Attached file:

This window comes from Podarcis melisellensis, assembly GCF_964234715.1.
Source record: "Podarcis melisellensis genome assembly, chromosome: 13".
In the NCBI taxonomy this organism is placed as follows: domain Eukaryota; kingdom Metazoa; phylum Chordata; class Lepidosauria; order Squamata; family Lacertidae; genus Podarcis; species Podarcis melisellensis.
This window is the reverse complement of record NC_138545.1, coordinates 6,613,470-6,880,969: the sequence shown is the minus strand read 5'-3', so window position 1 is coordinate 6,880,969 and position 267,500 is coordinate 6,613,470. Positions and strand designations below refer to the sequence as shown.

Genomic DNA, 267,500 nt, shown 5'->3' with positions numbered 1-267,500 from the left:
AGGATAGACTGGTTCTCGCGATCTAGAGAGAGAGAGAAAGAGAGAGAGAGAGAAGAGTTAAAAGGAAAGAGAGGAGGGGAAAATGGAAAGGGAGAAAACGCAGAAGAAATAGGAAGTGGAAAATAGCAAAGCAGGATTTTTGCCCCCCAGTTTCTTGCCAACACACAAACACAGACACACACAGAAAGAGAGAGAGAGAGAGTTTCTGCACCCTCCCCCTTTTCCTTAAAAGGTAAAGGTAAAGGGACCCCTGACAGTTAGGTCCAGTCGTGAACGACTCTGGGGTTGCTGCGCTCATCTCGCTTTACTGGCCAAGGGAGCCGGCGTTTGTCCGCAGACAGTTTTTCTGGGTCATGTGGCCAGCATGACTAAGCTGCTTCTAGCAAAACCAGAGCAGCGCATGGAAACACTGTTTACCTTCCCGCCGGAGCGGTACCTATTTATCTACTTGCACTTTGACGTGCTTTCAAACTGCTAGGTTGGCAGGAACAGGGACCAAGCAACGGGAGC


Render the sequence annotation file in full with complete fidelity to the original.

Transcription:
This window comes from Podarcis melisellensis, assembly GCF_964234715.1.
Source record: "Podarcis melisellensis genome assembly, chromosome: 13".
In the NCBI taxonomy this organism is placed as follows: domain Eukaryota; kingdom Metazoa; phylum Chordata; class Lepidosauria; order Squamata; family Lacertidae; genus Podarcis; species Podarcis melisellensis.
This window is the reverse complement of record NC_138545.1, coordinates 6,613,470-6,880,969: the sequence shown is the minus strand read 5'-3', so window position 1 is coordinate 6,880,969 and position 267,500 is coordinate 6,613,470. Positions and strand designations below refer to the sequence as shown.

Genomic DNA, 267,500 nt, shown 5'->3' with positions numbered 1-267,500 from the left:
AGGATAGACTGGTTCTCGCGATCTAGAGAGAGAGAGAAAGAGAGAGAGAGAGAAGAGTTAAAAGGAAAGAGAGGAGGGGAAAATGGAAAGGGAGAAAACGCAGAAGAAATAGGAAGTGGAAAATAGCAAAGCAGGATTTTTGCCCCCCAGTTTCTTGCCAACACACAAACACAGACACACACAGAAAGAGAGAGAGAGAGAGTTTCTGCACCCTCCCCCTTTTCCTTAAAAGGTAAAGGTAAAGGGACCCCTGACAGTTAGGTCCAGTCGTGAACGACTCTGGGGTTGCTGCGCTCATCTCGCTTTACTGGCCAAGGGAGCCGGCGTTTGTCCGCAGACAGTTTTTCTGGGTCATGTGGCCAGCATGACTAAGCTGCTTCTAGCAAAACCAGAGCAGCGCATGGAAACACTGTTTACCTTCCCGCCGGAGCGGTACCTATTTATCTACTTGCACTTTGACGTGCTTTCAAACTGCTAGGTTGGCAGGAACAGGGACCAAGCAACGGGAGC